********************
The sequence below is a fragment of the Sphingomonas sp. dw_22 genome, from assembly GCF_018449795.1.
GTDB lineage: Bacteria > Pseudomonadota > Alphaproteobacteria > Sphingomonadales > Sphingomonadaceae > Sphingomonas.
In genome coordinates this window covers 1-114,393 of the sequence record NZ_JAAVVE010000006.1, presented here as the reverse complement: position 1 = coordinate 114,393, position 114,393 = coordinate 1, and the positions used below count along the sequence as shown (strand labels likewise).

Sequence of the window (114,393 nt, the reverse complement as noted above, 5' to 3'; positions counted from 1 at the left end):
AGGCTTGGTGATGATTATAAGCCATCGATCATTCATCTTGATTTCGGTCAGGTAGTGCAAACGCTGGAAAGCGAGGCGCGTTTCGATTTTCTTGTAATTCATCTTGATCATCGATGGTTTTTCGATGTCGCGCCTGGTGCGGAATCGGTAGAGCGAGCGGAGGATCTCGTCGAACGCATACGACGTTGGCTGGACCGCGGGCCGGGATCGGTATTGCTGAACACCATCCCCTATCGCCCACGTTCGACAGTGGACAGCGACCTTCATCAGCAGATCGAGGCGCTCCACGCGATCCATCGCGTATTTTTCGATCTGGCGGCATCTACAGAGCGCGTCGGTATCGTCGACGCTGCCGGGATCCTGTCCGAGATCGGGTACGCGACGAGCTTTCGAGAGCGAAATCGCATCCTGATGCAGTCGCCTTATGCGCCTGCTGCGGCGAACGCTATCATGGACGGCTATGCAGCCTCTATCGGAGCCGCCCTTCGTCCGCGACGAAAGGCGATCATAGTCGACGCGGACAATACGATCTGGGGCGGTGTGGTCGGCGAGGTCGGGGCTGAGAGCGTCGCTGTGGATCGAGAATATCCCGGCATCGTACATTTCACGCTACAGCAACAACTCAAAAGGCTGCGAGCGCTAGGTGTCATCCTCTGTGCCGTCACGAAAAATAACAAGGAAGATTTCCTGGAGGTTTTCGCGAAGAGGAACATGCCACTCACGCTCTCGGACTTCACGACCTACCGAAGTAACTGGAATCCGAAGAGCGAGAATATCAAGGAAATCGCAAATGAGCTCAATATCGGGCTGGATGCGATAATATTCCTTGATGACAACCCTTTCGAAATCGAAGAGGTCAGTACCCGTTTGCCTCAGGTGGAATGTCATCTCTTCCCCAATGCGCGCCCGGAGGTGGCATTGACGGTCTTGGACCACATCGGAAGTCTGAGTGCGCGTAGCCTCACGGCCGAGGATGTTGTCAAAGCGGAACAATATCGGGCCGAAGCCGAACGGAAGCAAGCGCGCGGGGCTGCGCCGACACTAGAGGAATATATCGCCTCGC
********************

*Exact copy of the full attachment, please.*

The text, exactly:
The sequence below is a fragment of the Sphingomonas sp. dw_22 genome, from assembly GCF_018449795.1.
GTDB lineage: Bacteria > Pseudomonadota > Alphaproteobacteria > Sphingomonadales > Sphingomonadaceae > Sphingomonas.
In genome coordinates this window covers 1-114,393 of the sequence record NZ_JAAVVE010000006.1, presented here as the reverse complement: position 1 = coordinate 114,393, position 114,393 = coordinate 1, and the positions used below count along the sequence as shown (strand labels likewise).

Sequence of the window (114,393 nt, the reverse complement as noted above, 5' to 3'; positions counted from 1 at the left end):
AGGCTTGGTGATGATTATAAGCCATCGATCATTCATCTTGATTTCGGTCAGGTAGTGCAAACGCTGGAAAGCGAGGCGCGTTTCGATTTTCTTGTAATTCATCTTGATCATCGATGGTTTTTCGATGTCGCGCCTGGTGCGGAATCGGTAGAGCGAGCGGAGGATCTCGTCGAACGCATACGACGTTGGCTGGACCGCGGGCCGGGATCGGTATTGCTGAACACCATCCCCTATCGCCCACGTTCGACAGTGGACAGCGACCTTCATCAGCAGATCGAGGCGCTCCACGCGATCCATCGCGTATTTTTCGATCTGGCGGCATCTACAGAGCGCGTCGGTATCGTCGACGCTGCCGGGATCCTGTCCGAGATCGGGTACGCGACGAGCTTTCGAGAGCGAAATCGCATCCTGATGCAGTCGCCTTATGCGCCTGCTGCGGCGAACGCTATCATGGACGGCTATGCAGCCTCTATCGGAGCCGCCCTTCGTCCGCGACGAAAGGCGATCATAGTCGACGCGGACAATACGATCTGGGGCGGTGTGGTCGGCGAGGTCGGGGCTGAGAGCGTCGCTGTGGATCGAGAATATCCCGGCATCGTACATTTCACGCTACAGCAACAACTCAAAAGGCTGCGAGCGCTAGGTGTCATCCTCTGTGCCGTCACGAAAAATAACAAGGAAGATTTCCTGGAGGTTTTCGCGAAGAGGAACATGCCACTCACGCTCTCGGACTTCACGACCTACCGAAGTAACTGGAATCCGAAGAGCGAGAATATCAAGGAAATCGCAAATGAGCTCAATATCGGGCTGGATGCGATAATATTCCTTGATGACAACCCTTTCGAAATCGAAGAGGTCAGTACCCGTTTGCCTCAGGTGGAATGTCATCTCTTCCCCAATGCGCGCCCGGAGGTGGCATTGACGGTCTTGGACCACATCGGAAGTCTGAGTGCGCGTAGCCTCACGGCCGAGGATGTTGTCAAAGCGGAACAATATCGGGCCGAAGCCGAACGGAAGCAAGCGCGCGGGGCTGCGCCGACACTAGAGGAATATATCGCCTCGC